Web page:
Recent research into human induced pluripotent stem cells (hiPSC) has enabled the development of so-called “heart-on-chip” in vitro models - small lab-grown pieces of cardiac tissue which can be used for controlled, high content testing using human phenotypes. These systems offer promise to revolutionize the way that pharmaceutical companies develop safe and effective drugs. Still, significant challenges remain in how these systems can be effectively deployed into development pipelines. The purpose of the IdentiPhy project is to develop and validate enabling technology that extends systems to predict compound safety risk mechanistically. The technology is based on recent progress in optical measurements using “heart-on-a-chip” microphysiological systems (MPS), layered with a computational framework using a new mathematical formalism to estimate properties of adult cells based on such measurements. Our vision is that through augmenting stem cell tests with computational analysis, we can obtain improved efficiency in drug development pipelines, reducing both cost and time required to bring safe drugs to the market.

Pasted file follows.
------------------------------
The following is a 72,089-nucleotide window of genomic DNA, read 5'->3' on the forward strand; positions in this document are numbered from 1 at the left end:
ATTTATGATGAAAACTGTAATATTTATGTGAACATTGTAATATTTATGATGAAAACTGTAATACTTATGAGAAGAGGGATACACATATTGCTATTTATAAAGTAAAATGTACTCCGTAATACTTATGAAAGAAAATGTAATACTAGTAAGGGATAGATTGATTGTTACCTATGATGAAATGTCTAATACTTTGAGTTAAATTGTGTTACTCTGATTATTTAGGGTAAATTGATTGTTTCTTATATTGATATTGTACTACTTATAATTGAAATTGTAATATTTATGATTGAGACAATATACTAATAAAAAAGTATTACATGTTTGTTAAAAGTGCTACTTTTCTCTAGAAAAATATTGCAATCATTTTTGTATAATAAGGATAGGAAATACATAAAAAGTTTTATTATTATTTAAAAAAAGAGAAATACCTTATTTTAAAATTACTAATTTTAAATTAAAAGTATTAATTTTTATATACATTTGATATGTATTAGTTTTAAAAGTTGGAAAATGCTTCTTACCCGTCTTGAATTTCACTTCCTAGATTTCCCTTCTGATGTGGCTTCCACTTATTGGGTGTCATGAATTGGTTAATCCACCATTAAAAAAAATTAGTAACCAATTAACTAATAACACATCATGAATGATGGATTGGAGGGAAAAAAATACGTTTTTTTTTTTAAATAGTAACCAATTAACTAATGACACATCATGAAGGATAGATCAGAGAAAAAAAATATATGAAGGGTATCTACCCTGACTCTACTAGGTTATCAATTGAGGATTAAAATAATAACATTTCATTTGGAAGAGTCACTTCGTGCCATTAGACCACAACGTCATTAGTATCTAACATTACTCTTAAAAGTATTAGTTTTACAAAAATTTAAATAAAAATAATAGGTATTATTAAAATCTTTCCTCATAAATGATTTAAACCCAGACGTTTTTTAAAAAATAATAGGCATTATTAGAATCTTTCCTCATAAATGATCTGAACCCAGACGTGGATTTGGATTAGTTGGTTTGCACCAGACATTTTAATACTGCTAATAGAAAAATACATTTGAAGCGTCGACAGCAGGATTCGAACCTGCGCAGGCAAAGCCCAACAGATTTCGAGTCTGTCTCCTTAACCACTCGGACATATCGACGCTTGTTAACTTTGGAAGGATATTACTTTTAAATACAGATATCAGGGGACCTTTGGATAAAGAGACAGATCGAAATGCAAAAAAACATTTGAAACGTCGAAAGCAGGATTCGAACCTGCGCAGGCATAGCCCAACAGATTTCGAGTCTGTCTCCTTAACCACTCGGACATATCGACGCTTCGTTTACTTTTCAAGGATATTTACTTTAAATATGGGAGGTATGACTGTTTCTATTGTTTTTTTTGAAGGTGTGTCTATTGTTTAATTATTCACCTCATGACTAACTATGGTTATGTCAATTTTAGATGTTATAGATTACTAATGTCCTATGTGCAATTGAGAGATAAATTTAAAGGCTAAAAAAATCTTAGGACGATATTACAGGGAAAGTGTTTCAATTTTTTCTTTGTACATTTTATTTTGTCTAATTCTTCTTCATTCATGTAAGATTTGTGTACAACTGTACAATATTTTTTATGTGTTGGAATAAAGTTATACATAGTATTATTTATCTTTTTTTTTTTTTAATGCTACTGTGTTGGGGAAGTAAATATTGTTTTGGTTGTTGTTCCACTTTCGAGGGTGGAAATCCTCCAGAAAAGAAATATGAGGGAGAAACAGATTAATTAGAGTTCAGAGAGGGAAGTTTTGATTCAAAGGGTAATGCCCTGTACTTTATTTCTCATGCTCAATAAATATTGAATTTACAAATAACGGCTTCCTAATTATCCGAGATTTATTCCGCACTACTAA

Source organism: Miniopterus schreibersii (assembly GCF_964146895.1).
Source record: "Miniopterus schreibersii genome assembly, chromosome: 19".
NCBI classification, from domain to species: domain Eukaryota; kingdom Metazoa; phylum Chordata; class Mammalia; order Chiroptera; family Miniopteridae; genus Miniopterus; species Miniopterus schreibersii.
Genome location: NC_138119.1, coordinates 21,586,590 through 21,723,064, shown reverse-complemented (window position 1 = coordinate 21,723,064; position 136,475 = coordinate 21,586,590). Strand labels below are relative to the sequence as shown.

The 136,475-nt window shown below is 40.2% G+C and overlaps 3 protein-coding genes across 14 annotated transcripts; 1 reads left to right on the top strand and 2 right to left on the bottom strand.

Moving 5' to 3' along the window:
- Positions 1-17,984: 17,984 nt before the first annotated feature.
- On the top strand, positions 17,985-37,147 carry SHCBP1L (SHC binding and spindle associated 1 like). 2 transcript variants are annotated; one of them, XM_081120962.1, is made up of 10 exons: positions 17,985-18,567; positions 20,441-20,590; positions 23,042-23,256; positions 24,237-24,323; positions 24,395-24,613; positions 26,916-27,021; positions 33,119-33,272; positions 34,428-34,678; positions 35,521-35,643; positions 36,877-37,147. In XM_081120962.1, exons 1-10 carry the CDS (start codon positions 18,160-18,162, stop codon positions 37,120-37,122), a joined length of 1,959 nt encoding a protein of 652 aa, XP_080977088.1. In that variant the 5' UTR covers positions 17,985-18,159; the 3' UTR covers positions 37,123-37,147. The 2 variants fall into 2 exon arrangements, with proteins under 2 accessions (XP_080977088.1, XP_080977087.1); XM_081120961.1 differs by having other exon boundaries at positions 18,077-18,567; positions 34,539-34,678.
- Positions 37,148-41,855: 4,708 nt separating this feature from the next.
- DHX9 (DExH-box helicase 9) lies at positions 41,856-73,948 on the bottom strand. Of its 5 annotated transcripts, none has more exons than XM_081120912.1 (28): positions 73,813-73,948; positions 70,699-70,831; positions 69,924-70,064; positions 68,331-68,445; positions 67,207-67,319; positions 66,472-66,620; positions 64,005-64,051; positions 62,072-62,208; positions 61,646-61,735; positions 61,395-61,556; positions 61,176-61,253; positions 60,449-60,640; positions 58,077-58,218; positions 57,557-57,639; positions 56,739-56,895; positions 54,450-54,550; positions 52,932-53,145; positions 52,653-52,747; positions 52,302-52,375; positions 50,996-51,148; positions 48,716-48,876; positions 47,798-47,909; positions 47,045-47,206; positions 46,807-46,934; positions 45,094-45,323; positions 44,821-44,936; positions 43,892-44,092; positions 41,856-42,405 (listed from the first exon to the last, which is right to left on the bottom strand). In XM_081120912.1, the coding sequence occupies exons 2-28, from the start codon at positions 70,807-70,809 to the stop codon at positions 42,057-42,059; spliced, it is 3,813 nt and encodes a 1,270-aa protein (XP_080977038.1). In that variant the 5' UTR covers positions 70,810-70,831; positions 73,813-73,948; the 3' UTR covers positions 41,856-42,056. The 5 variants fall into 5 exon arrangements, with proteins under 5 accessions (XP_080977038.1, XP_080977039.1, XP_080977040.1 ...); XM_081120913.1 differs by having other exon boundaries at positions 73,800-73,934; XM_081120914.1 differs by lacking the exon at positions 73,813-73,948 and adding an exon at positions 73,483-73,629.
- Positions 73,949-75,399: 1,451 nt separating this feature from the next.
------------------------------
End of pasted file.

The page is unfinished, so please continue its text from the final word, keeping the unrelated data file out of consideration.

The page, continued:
Scientific Computing

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